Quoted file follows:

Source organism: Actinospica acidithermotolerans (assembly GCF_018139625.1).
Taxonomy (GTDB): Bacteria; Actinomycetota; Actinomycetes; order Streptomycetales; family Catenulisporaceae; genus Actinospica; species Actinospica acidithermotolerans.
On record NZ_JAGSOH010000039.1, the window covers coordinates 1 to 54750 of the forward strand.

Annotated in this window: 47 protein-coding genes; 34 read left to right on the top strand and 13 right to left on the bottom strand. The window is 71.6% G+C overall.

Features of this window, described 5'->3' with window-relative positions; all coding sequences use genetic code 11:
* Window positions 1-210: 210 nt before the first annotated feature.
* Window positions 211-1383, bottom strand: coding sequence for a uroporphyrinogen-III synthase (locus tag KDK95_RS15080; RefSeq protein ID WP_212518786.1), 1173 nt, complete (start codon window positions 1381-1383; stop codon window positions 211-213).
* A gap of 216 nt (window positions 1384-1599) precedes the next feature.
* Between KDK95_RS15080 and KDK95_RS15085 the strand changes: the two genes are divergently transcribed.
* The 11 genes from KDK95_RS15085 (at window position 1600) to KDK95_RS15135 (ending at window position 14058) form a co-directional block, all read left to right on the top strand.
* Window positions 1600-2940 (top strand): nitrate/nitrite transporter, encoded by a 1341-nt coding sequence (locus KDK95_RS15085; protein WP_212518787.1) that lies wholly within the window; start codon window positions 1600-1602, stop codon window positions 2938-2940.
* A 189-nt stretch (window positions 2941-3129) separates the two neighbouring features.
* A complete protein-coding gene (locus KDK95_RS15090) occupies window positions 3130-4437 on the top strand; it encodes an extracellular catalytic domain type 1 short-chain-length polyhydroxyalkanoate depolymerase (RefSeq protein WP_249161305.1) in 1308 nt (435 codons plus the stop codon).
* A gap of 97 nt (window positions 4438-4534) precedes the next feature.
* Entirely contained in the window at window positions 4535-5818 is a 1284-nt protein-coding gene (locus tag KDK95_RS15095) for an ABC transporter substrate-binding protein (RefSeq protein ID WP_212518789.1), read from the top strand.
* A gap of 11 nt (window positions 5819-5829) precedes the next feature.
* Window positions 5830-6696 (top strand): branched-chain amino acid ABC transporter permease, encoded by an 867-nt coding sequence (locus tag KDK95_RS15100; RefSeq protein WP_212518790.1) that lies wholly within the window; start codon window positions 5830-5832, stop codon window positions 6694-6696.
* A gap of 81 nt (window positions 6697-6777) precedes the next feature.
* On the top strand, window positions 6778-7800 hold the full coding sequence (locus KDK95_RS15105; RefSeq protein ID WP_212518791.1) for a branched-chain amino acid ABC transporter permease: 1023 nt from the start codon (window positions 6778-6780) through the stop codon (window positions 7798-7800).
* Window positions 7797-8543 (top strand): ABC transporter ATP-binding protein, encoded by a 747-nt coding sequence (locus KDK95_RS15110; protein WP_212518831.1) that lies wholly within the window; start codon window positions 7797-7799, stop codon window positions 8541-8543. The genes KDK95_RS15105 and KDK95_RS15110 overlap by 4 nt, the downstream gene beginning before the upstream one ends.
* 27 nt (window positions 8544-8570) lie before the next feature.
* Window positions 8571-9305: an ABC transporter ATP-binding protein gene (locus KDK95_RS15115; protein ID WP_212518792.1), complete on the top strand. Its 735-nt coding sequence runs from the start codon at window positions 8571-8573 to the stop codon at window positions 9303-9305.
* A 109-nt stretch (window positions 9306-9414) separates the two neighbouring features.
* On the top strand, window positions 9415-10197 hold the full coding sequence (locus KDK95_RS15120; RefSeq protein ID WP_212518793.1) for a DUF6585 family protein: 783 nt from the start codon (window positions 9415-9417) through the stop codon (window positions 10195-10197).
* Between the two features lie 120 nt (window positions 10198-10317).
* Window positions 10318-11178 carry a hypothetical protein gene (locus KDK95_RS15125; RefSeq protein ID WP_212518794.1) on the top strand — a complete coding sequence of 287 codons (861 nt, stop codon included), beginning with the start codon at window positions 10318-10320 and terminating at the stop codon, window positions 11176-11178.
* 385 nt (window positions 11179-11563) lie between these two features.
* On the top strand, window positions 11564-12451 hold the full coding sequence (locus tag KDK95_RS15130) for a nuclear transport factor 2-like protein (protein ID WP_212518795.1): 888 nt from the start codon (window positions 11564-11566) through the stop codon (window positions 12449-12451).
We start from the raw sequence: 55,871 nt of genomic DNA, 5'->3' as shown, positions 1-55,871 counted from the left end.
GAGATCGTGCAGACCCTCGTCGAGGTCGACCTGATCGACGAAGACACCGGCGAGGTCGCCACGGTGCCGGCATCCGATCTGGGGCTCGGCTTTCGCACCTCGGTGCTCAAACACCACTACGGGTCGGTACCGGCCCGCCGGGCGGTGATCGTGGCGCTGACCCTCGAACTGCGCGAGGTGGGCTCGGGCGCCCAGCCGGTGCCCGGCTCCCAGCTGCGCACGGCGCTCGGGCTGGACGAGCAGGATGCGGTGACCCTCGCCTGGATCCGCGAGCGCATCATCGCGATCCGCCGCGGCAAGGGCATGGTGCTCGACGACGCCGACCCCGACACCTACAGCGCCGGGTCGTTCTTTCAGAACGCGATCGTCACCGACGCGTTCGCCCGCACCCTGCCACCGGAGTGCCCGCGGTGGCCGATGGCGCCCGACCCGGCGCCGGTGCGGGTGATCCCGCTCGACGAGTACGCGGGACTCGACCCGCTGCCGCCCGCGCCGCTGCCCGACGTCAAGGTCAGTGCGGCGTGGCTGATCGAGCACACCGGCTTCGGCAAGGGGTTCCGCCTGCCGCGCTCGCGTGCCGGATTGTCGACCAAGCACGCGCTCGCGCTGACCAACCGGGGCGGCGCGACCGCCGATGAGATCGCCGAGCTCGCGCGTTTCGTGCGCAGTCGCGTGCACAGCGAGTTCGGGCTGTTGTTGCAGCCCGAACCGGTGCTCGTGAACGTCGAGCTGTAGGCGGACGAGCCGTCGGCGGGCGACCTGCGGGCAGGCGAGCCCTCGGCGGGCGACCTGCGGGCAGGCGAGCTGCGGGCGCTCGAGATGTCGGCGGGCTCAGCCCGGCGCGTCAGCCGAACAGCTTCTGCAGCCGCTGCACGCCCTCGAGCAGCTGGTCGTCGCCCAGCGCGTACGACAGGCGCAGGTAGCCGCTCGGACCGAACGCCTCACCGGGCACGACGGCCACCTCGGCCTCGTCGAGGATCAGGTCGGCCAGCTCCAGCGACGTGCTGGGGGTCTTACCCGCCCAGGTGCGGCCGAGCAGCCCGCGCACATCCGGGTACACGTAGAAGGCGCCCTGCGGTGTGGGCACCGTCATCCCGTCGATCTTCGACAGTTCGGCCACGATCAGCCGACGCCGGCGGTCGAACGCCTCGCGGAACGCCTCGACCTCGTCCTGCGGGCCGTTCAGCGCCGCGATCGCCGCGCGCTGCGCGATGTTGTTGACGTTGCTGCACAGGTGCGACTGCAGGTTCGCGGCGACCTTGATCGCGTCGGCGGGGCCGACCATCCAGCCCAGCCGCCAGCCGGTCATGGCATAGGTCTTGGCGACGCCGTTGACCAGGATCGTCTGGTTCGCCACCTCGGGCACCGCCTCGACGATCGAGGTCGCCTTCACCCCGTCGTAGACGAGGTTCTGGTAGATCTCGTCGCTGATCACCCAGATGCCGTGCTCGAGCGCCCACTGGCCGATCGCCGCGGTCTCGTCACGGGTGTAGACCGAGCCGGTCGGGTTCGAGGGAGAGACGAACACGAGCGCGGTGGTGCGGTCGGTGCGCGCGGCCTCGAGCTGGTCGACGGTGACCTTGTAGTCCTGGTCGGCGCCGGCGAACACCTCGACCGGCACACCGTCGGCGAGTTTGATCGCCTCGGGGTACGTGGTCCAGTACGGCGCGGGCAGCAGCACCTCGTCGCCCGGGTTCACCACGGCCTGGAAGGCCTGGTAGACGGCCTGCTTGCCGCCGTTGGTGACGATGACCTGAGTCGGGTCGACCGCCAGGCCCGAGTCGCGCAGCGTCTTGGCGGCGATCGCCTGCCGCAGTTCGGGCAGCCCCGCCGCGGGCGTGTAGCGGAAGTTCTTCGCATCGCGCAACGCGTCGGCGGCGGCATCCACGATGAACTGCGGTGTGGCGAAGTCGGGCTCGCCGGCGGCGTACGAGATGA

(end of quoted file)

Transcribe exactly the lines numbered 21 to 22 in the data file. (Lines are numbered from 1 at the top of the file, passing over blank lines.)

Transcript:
* 27 nt (window positions 8544-8570) lie before the next feature.
* Window positions 8571-9305: an ABC transporter ATP-binding protein gene (locus KDK95_RS15115; protein ID WP_212518792.1), complete on the top strand. Its 735-nt coding sequence runs from the start codon at window positions 8571-8573 to the stop codon at window positions 9303-9305.